Greek Operation Victims Remembrance Day Date in the current year: December 15, 2024

Greek Operation Victims Remembrance Day Greek Operation Victims Remembrance Day is observed by the Greek diaspora all over the world on December 15. It honors the memory of the Soviet Greeks who were persecuted, imprisoned, and killed during the Great Purge of 1936–1938.

The Great Purge, also known as the Great Terror, was a campaign of political repression in the Soviet Union initiated by Soviet leader Joseph Stalin and carried out by Nikolai Yezhov, the head of the NKVD (Soviet secret police). The victims of the purge included the Communist party and government officials, Red Army officers, intelligentsia, ex-kulaks (wealthy landlords), and national minorities.

Specific nationalities were targeted because of their alleged ties to foreign intelligence agencies. The first nation to be labeled as “agents” were Poles. Other nationalities that fell victim to the Great Purge were Latvians, Estonians, Germans, Finns, Iranians, Chinese, Greeks, and others.

Greeks used to be one of the most numerous ethnic minorities in the Soviet Union. According to the 1926 census, there were over 213,000 Greeks living in the USSR. Their number increased to 286,000 by 1939. Most of them were Turkish Greeks who fled to the Soviet Union to escape the Greek genocide in the Ottoman Empire, although some arrived from Greece after the restoration of monarchy and establishment of the Metaxas Regime. The majority of the Soviet Greeks lived in southern and eastern Ukraine, the Crimea, Krasnodar Krai, Georgia, and Azerbaijan.

On December 11, 1937, Nikolai Yezhov ordered mass persecution of the Soviet Greeks under the guise of liquidating Greek espionage groups working for British, German, and Japanese intelligence. The text of the order was practically identical to that of the previous NKVD orders targeting specific ethnic groups.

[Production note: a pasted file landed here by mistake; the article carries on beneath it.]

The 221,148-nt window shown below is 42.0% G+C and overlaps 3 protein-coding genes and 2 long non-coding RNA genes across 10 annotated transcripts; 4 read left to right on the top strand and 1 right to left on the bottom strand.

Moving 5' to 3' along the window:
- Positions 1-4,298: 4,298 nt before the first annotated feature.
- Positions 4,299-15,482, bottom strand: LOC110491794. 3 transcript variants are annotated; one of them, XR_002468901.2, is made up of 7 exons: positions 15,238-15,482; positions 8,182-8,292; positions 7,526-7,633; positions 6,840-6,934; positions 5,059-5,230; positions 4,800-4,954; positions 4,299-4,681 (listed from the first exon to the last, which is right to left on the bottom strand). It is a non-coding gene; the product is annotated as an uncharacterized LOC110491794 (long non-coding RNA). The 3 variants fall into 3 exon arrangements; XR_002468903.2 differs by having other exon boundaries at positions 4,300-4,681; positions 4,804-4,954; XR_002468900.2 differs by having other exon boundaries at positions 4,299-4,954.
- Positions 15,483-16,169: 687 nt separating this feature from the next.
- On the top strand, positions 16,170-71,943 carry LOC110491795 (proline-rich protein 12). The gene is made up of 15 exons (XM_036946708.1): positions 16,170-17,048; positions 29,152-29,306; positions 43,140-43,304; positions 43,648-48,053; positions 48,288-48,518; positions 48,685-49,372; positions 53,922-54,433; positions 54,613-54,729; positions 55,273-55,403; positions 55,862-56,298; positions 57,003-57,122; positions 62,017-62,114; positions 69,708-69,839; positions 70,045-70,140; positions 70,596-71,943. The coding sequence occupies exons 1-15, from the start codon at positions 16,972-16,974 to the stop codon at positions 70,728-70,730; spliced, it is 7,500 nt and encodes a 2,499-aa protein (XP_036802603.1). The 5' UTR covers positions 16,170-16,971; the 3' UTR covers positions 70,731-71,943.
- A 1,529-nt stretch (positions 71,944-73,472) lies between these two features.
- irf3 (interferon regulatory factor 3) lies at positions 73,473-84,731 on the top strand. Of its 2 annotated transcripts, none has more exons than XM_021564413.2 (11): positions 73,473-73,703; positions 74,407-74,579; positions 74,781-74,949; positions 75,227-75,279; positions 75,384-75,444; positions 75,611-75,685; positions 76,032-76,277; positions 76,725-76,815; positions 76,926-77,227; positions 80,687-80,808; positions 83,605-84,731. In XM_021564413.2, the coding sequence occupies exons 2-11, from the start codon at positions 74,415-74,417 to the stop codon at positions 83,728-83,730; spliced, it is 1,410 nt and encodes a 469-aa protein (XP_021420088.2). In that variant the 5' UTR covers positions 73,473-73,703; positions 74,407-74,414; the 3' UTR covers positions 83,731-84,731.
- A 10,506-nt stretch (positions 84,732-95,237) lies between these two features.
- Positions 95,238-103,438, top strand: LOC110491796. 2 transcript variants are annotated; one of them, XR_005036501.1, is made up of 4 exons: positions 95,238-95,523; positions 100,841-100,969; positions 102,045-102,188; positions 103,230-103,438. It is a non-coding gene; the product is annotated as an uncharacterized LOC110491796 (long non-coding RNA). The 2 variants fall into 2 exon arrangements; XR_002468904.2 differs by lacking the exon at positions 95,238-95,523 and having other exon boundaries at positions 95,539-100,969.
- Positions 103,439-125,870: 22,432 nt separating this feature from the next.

The mass persecution of the Soviet Greeks began on December 15, 1937. Among the arrested was Konstantin Chelpan, a prominent engineer awarded the Order of Lenin for designing the T-34 tank engine. About 8,000 Greeks were arrested during the first wave of pogroms that lasted for ten days. The repressions against Greeks continued for 13 years, Depending on the sources, the number of victims is estimated between 20,000 and 50,000.

About 85% of the Greeks arrested in December 1937 were executed by shooting, most of the rest were sent to the Gulag penal camps. About 150 people died in prisons waiting for the sentence, about 100–150 people were set free, and several dozen Greek citizens were deported back to Greece. About 40,000 Soviet Greeks ask for asylum in their home country, but only 10,000 were actually granted it.

Unlike many other repressed ethnic groups, the Soviet Greeks were never officially rehabilitated as a nation by the Soviet government. They were rehabilitated by Russian Federation in 2015. On December 15, Greeks around the world honor the memory of the victims of the Greek Operation of the NKVD. Although its not an official memorial day in Greece, the date is important for many Greeks, especially those whose relatives were killed during the purge.

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